What is Venezuela’s new currency system Interbanex and what is it supposed to achieve?

But how will it work? What’s the point of it? And is it likely to succeed in its aim?

Ben Chu
Economics Editor
Tuesday 29 January 2019 12:47

Venezuela’s tottering ruling regime approved a new privately-run currency exchange system this week.

It is intended to operate in parallel to the official system for changing money.

But how will it work? What’s the point of it? And is it likely to succeed in its aim?

What is the system?

The regime says a new currency platform called “Interbanex” will sell dollars for 3,200 bolivars each.

That’s lower than the official exchange rate of 2,084 bolivares to the dollar – which is the price firms and individuals must pay the state to access dollars.

It is also roughly equal to the black market rate.

Venezuela’s central bank states that the new system “will become part of the country’s currency exchange market”.

According to Reuters, Interbanex says it is owned by “Spanish investors”. And its website cites Interban Exchange, which is controlled by a Spain-registered company called Ampajesu and a Barbados-registered company called Bull Equity Management.

Why has it been introduced?

The government in Caracas has printed money on a huge scale to meet its outgoings, which has wrecked the official monetary system.

Annualised average price growth is set to hit 10 million per cent this year according to the IMF, representing one of the worst episodes of hyper-inflation in history.

Nicolas Maduro’s regime has tried to deal with this through strict price controls on firms.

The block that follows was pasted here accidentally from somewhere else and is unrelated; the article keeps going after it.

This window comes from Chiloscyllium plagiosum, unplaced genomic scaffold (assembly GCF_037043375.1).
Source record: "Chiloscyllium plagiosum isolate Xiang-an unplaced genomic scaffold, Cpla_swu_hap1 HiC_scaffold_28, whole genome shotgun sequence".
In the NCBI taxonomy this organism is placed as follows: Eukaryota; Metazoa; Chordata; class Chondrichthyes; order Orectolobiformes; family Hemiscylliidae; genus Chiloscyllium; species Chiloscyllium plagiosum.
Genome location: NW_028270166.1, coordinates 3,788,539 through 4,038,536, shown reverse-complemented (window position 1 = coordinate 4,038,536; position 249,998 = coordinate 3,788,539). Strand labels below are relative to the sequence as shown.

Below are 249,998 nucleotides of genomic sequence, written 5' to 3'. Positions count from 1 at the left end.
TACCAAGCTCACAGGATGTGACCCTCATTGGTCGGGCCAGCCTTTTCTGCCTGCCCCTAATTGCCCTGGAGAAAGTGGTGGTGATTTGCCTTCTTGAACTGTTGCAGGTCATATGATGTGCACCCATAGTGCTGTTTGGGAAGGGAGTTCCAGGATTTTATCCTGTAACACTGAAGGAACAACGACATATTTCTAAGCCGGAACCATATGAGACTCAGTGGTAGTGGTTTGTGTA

The authorities have also imposed tight currency exchange controls since 2003, forcing firms and individuals to access the black market to get dollars needed to pay for essential imports.

The hope is that the new system will increase the floundering economy’s access to dollars.

Will it succeed?

There have been numerous attempts to launch “complementary” foreign exchange systems in recent years in Venezuela and they have all collapsed.

It is hard to see why this attempt will meet with a different fate, especially with the country in political turmoil. The head of the parliament, Juan Guaido, declared himself acting president last week and he has been recognised as the legitimate interim leader by a number of countries, including the United States. Britain has said it will recognise Guaido as the interim president if fresh elections are not announced shortly.

“With the dynamic the country is in, this [currency move] isn’t viable and it will make things worse,” says Asdrubal Oliveros of the local consultancy Ecoanalitica.

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